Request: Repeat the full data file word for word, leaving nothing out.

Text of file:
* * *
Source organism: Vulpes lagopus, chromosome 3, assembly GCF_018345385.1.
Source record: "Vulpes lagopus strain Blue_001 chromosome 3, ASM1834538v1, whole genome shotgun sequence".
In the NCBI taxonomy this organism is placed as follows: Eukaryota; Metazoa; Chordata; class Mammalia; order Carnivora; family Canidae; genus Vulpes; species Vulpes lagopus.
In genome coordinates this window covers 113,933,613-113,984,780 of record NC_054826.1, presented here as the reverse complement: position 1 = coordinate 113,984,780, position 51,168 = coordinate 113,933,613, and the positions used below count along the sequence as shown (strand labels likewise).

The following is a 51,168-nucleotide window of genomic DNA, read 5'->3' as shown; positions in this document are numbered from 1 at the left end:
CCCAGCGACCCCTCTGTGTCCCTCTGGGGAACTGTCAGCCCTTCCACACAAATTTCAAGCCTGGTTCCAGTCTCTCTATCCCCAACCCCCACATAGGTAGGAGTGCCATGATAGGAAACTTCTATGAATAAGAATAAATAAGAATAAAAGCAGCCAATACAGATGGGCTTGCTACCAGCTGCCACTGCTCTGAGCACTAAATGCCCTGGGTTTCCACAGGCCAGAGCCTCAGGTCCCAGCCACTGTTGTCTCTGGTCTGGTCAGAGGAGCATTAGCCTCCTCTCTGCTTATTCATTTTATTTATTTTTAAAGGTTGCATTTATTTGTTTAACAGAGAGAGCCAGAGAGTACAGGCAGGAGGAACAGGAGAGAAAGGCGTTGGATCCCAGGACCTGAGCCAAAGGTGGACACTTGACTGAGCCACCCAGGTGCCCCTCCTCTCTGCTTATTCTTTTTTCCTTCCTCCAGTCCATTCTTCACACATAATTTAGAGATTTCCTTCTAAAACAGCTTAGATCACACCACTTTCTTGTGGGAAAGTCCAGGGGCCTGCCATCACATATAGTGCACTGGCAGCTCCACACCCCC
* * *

Source organism: Vulpes lagopus, chromosome 3, assembly GCF_018345385.1.
Source record: "Vulpes lagopus strain Blue_001 chromosome 3, ASM1834538v1, whole genome shotgun sequence".
In the NCBI taxonomy this organism is placed as follows: Eukaryota; Metazoa; Chordata; class Mammalia; order Carnivora; family Canidae; genus Vulpes; species Vulpes lagopus.
In genome coordinates this window covers 113,933,613-113,984,780 of record NC_054826.1, presented here as the reverse complement: position 1 = coordinate 113,984,780, position 51,168 = coordinate 113,933,613, and the positions used below count along the sequence as shown (strand labels likewise).

The following is a 51,168-nucleotide window of genomic DNA, read 5'->3' as shown; positions in this document are numbered from 1 at the left end:
CCCAGCGACCCCTCTGTGTCCCTCTGGGGAACTGTCAGCCCTTCCACACAAATTTCAAGCCTGGTTCCAGTCTCTCTATCCCCAACCCCCACATAGGTAGGAGTGCCATGATAGGAAACTTCTATGAATAAGAATAAATAAGAATAAAAGCAGCCAATACAGATGGGCTTGCTACCAGCTGCCACTGCTCTGAGCACTAAATGCCCTGGGTTTCCACAGGCCAGAGCCTCAGGTCCCAGCCACTGTTGTCTCTGGTCTGGTCAGAGGAGCATTAGCCTCCTCTCTGCTTATTCATTTTATTTATTTTTAAAGGTTGCATTTATTTGTTTAACAGAGAGAGCCAGAGAGTACAGGCAGGAGGAACAGGAGAGAAAGGCGTTGGATCCCAGGACCTGAGCCAAAGGTGGACACTTGACTGAGCCACCCAGGTGCCCCTCCTCTCTGCTTATTCTTTTTTCCTTCCTCCAGTCCATTCTTCACACATAATTTAGAGATTTCCTTCTAAAACAGCTTAGATCACACCACTTTCTTGTGGGAAAGTCCAGGGGCCTGCCATCACATATAGTGCACTGGCAGCTCCACACCCCC